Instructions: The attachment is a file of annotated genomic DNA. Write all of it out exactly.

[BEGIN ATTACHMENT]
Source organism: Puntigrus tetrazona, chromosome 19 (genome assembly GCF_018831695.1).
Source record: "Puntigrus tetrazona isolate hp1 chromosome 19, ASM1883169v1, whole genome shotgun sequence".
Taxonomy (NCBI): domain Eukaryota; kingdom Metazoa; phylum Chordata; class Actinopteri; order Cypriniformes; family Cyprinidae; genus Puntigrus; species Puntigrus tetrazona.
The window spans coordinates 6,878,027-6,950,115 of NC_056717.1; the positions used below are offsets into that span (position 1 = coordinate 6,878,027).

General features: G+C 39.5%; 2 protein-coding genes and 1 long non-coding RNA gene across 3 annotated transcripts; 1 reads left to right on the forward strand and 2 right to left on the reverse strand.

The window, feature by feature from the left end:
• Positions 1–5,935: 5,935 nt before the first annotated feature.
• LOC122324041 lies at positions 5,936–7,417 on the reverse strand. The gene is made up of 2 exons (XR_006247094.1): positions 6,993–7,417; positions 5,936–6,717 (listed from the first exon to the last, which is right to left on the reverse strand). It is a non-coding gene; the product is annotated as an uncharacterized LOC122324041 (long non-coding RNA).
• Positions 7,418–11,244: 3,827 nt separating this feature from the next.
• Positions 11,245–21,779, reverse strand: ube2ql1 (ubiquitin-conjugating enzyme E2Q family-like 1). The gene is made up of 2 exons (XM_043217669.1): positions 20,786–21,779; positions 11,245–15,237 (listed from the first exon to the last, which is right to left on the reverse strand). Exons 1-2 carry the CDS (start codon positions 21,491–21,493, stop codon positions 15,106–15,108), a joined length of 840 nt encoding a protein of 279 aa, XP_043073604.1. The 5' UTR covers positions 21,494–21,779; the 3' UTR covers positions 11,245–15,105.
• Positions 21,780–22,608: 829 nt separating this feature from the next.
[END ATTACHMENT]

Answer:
Source organism: Puntigrus tetrazona, chromosome 19 (genome assembly GCF_018831695.1).
Source record: "Puntigrus tetrazona isolate hp1 chromosome 19, ASM1883169v1, whole genome shotgun sequence".
Taxonomy (NCBI): domain Eukaryota; kingdom Metazoa; phylum Chordata; class Actinopteri; order Cypriniformes; family Cyprinidae; genus Puntigrus; species Puntigrus tetrazona.
The window spans coordinates 6,878,027-6,950,115 of NC_056717.1; the positions used below are offsets into that span (position 1 = coordinate 6,878,027).

General features: G+C 39.5%; 2 protein-coding genes and 1 long non-coding RNA gene across 3 annotated transcripts; 1 reads left to right on the forward strand and 2 right to left on the reverse strand.

The window, feature by feature from the left end:
• Positions 1–5,935: 5,935 nt before the first annotated feature.
• LOC122324041 lies at positions 5,936–7,417 on the reverse strand. The gene is made up of 2 exons (XR_006247094.1): positions 6,993–7,417; positions 5,936–6,717 (listed from the first exon to the last, which is right to left on the reverse strand). It is a non-coding gene; the product is annotated as an uncharacterized LOC122324041 (long non-coding RNA).
• Positions 7,418–11,244: 3,827 nt separating this feature from the next.
• Positions 11,245–21,779, reverse strand: ube2ql1 (ubiquitin-conjugating enzyme E2Q family-like 1). The gene is made up of 2 exons (XM_043217669.1): positions 20,786–21,779; positions 11,245–15,237 (listed from the first exon to the last, which is right to left on the reverse strand). Exons 1-2 carry the CDS (start codon positions 21,491–21,493, stop codon positions 15,106–15,108), a joined length of 840 nt encoding a protein of 279 aa, XP_043073604.1. The 5' UTR covers positions 21,494–21,779; the 3' UTR covers positions 11,245–15,105.
• Positions 21,780–22,608: 829 nt separating this feature from the next.